Businesses large or small cannot afford to stand still in midst of rising costs, diminishing profits and changing market realities. Rather, the trick is to become an elephant big enough to make a difference, healthy enough to withstand financial currents, strong enough to influence the market and smart enough to avoid growth pitfalls. The author suggests a few key ideas and processes to consider in order to grow the business safely, while maximizing product/service value
1) Approach & mindset to sustainable growth – The secret to successful growth is to approach it as a solid, well thought out project, with focus on sales, infrastructure and domain knowledge, the same way you would approach starting a new business from scratch. We tend to have a huge bias towards believing our business model will succeed, which can be destructive. Strive to be pragmatic with your business model and acknowledge the risks. Invite criticism by surrounding yourself with people who will tell you what they really think, rather then what they think you want to hear.
2) Effective business modeling & decision making – A business model is essentially an assumption model based on your cost estimations and profit projections. The best way to minimize guesswork then is to shoot for specifics and/or hard numbers. The four statements you need for successful business are the month by month – projected revenue, projected cash-flow, projected income (profit/loss) and finally the fiscal year projected balance sheet.
3) Assembling a growth matrix – There are two possible growth strategies – horizontal and vertical. Horizontal growth entails finding new customers for your existing products/services. Vertical growth focuses on getting your current customer base to buy new products or services. A growth matrix can help you organize your revenue stream(s) such that you can identify white space in areas you are not serving with products, services or customers, consequently growth opportunities. Rank these opportunities in terms of their probability of success, evaluating each growth opportunity objectively, comparing potential risk with its potential rewards.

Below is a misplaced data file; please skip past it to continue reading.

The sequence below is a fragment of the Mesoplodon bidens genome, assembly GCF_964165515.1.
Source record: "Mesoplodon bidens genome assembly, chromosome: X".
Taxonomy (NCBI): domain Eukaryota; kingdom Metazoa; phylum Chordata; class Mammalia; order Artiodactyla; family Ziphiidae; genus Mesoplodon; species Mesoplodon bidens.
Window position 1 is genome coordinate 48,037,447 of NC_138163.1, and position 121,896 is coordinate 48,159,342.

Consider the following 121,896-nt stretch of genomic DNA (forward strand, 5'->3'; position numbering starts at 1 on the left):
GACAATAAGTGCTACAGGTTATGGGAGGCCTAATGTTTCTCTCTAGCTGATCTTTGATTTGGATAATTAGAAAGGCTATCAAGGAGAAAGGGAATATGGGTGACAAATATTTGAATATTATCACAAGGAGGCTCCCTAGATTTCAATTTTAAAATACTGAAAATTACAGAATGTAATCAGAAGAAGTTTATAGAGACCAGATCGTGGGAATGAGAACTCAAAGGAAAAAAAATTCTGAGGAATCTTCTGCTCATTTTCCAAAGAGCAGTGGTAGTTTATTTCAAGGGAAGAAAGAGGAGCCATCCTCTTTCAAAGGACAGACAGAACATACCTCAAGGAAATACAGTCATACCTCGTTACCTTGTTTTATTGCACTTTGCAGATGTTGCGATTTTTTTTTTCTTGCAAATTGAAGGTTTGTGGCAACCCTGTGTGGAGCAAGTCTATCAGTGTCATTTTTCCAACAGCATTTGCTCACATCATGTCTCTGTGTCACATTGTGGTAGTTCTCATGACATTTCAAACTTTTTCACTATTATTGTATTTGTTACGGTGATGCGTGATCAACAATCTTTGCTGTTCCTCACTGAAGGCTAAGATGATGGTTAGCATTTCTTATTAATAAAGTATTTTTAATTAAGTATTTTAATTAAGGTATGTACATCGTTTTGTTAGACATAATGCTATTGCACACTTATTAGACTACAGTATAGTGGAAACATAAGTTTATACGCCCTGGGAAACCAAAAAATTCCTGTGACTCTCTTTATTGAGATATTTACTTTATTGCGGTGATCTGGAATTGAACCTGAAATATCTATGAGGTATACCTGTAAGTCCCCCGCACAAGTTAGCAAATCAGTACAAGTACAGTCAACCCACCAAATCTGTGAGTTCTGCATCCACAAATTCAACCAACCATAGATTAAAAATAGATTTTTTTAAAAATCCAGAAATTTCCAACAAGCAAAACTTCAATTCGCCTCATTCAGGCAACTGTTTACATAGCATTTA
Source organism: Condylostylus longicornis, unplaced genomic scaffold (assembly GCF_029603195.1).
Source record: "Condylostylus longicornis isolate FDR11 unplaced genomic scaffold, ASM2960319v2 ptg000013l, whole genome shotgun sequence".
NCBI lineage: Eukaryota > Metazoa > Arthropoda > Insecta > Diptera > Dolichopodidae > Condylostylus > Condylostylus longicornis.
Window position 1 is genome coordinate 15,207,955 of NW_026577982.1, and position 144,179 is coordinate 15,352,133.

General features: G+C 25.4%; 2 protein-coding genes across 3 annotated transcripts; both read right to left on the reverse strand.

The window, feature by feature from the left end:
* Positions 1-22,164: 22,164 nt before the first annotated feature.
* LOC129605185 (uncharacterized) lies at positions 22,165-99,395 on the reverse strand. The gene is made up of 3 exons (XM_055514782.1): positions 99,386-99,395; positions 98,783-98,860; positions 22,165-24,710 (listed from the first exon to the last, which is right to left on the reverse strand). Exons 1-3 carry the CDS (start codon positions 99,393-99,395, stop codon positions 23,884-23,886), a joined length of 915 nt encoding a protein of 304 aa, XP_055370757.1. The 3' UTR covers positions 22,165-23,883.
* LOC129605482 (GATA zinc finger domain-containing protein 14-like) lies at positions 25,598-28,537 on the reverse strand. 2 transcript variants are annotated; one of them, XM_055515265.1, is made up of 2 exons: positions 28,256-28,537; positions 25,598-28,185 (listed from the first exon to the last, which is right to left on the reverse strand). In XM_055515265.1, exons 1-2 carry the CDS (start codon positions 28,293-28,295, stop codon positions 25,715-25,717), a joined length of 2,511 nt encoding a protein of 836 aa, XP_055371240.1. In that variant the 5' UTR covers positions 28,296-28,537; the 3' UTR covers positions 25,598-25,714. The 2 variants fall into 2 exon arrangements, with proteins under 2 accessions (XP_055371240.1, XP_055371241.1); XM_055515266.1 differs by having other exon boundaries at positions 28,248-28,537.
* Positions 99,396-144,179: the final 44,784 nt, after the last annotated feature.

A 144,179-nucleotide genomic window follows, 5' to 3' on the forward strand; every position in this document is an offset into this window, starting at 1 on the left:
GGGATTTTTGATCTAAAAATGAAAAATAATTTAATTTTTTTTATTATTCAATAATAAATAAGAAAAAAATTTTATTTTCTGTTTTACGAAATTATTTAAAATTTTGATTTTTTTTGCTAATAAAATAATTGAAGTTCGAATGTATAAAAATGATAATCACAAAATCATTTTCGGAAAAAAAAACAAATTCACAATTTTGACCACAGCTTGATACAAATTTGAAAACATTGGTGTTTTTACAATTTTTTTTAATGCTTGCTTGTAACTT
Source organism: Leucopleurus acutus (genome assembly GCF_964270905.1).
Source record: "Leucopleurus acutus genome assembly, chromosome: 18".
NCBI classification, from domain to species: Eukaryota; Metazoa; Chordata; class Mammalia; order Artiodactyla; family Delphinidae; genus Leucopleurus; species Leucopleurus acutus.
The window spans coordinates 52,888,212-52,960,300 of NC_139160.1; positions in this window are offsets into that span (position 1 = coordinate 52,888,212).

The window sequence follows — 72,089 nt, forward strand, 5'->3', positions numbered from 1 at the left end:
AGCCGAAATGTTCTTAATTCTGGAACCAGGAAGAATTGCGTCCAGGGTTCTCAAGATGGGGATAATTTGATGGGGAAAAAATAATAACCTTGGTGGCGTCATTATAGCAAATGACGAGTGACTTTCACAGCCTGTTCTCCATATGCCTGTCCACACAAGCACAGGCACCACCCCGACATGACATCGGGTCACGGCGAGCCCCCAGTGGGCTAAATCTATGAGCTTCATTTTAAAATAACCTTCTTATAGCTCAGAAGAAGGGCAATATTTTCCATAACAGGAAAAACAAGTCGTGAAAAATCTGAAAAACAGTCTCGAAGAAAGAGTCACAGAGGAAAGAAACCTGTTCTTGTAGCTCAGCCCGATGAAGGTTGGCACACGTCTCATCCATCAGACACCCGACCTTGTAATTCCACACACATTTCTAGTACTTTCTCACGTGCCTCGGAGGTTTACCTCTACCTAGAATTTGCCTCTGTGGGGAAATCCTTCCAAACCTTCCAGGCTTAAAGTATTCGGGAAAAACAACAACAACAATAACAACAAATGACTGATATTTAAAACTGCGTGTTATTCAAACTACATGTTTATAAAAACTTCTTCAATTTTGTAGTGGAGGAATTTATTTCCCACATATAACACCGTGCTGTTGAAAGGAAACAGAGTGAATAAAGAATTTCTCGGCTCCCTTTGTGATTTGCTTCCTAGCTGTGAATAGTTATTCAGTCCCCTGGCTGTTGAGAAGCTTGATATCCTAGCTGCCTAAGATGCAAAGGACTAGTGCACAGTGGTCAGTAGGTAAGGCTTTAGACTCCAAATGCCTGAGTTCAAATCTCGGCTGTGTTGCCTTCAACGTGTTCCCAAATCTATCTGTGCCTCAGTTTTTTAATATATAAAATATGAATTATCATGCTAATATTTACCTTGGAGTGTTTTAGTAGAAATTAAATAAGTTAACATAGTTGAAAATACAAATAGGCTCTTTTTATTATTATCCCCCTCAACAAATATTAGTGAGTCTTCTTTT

4) Successful action plan – One you have decided on the growth initiative, its time to implement it by putting together a successful action plan as follows. First, the team & leadership needs to be in place that are driven and committed to success. Second, detailed operational process for the new business, while also keep current customers satisfied. Third, execution timeline, metrics and accountability against each task. Fourth, is communication that is seamless and consistent across the organization.
5) Creating value & the perfect USP – There are four categories of customers. Quality seekers who are looking for the best product regardless of price. Service seekers need to feel cared for and that any product related problems after the sale will be addressed right away. Price seekers want to get the lowest price. Finally, the Satisfaction seekers are motivated by the need to feel safe and enjoy a sense of belonging via status, security and/or approval by others. Your product or service USP (unique selling proposition) and thus your branding should be aligned with the category of customers you are enticing to buy your product.
Measures to ensure a successful transition to greater growth include:
- Respecting the microscope
- Sharing the spotlight
- Involving others in shaping the business
- Promoting from within
- Communicating effectively
6) Process building – Well thought out processes enable you to manage growth and build the organization. Create an overview map of key processes of your company and go through each process step and chart out actions to complete that step. Re-examine the processes in light of your growth expectations and make necessary modifications as well as combining tasks for higher efficiency.
In the end, the key is to try and have all your bases covered, with the right people, right plan and key resources at hand, before you enter the growth phase.
The book is an excellent manual for current and future entrepreneurs to understand what pitfalls to avoid and best practices to apply to their business. You can find more details on the book and/or the author here.